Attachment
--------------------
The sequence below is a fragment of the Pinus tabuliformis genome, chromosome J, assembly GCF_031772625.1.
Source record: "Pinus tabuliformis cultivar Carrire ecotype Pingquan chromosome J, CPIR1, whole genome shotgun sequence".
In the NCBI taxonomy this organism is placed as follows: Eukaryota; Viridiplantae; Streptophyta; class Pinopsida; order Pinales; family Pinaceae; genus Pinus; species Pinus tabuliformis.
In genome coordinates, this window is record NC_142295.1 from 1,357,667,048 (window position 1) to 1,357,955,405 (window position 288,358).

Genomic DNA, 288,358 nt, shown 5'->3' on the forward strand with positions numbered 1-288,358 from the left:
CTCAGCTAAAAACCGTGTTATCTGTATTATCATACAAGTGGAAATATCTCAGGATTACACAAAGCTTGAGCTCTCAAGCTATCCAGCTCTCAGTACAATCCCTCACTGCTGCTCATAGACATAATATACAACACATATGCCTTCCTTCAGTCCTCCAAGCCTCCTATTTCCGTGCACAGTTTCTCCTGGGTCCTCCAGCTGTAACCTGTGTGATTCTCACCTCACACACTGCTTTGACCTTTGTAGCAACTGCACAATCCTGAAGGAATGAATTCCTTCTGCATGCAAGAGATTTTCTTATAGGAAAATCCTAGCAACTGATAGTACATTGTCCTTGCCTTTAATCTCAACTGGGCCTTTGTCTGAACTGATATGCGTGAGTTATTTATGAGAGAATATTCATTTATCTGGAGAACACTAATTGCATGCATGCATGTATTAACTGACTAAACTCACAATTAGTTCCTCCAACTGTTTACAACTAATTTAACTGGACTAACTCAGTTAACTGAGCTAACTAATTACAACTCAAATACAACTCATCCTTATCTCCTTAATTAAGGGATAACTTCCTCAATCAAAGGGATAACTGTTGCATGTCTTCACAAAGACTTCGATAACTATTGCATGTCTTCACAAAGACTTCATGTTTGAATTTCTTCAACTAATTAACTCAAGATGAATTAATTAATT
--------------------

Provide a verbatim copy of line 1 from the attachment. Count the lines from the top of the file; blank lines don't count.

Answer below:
The sequence below is a fragment of the Pinus tabuliformis genome, chromosome J, assembly GCF_031772625.1.